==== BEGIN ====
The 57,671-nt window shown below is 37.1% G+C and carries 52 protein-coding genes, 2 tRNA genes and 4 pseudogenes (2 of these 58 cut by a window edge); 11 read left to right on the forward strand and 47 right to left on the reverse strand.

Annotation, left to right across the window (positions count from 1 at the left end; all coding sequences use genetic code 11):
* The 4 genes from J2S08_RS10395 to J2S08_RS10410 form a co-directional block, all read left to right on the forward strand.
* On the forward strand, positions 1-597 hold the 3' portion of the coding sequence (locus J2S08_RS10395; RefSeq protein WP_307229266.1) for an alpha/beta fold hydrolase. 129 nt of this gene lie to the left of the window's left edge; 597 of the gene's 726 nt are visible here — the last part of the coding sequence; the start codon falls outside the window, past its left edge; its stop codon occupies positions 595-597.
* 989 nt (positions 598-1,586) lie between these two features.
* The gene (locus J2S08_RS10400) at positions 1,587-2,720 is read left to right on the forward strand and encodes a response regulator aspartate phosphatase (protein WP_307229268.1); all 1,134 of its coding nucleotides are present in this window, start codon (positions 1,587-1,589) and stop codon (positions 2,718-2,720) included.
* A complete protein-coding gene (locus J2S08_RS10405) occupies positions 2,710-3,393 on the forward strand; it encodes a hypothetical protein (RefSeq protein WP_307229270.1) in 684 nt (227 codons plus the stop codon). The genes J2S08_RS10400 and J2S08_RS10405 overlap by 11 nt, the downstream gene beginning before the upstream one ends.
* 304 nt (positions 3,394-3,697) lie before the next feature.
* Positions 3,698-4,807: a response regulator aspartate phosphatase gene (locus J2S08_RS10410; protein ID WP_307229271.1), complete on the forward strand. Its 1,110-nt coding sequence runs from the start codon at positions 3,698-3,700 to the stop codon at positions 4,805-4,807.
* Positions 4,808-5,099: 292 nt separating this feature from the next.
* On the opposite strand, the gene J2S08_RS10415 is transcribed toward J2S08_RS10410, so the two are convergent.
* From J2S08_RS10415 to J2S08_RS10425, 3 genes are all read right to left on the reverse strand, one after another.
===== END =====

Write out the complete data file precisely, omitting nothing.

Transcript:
The 57,671-nt window shown below is 37.1% G+C and carries 52 protein-coding genes, 2 tRNA genes and 4 pseudogenes (2 of these 58 cut by a window edge); 11 read left to right on the forward strand and 47 right to left on the reverse strand.

Annotation, left to right across the window (positions count from 1 at the left end; all coding sequences use genetic code 11):
* The 4 genes from J2S08_RS10395 to J2S08_RS10410 form a co-directional block, all read left to right on the forward strand.
* On the forward strand, positions 1-597 hold the 3' portion of the coding sequence (locus J2S08_RS10395; RefSeq protein WP_307229266.1) for an alpha/beta fold hydrolase. 129 nt of this gene lie to the left of the window's left edge; 597 of the gene's 726 nt are visible here — the last part of the coding sequence; the start codon falls outside the window, past its left edge; its stop codon occupies positions 595-597.
* 989 nt (positions 598-1,586) lie between these two features.
* The gene (locus J2S08_RS10400) at positions 1,587-2,720 is read left to right on the forward strand and encodes a response regulator aspartate phosphatase (protein WP_307229268.1); all 1,134 of its coding nucleotides are present in this window, start codon (positions 1,587-1,589) and stop codon (positions 2,718-2,720) included.
* A complete protein-coding gene (locus J2S08_RS10405) occupies positions 2,710-3,393 on the forward strand; it encodes a hypothetical protein (RefSeq protein WP_307229270.1) in 684 nt (227 codons plus the stop codon). The genes J2S08_RS10400 and J2S08_RS10405 overlap by 11 nt, the downstream gene beginning before the upstream one ends.
* 304 nt (positions 3,394-3,697) lie before the next feature.
* Positions 3,698-4,807: a response regulator aspartate phosphatase gene (locus J2S08_RS10410; protein ID WP_307229271.1), complete on the forward strand. Its 1,110-nt coding sequence runs from the start codon at positions 3,698-3,700 to the stop codon at positions 4,805-4,807.
* Positions 4,808-5,099: 292 nt separating this feature from the next.
* On the opposite strand, the gene J2S08_RS10415 is transcribed toward J2S08_RS10410, so the two are convergent.
* From J2S08_RS10415 to J2S08_RS10425, 3 genes are all read right to left on the reverse strand, one after another.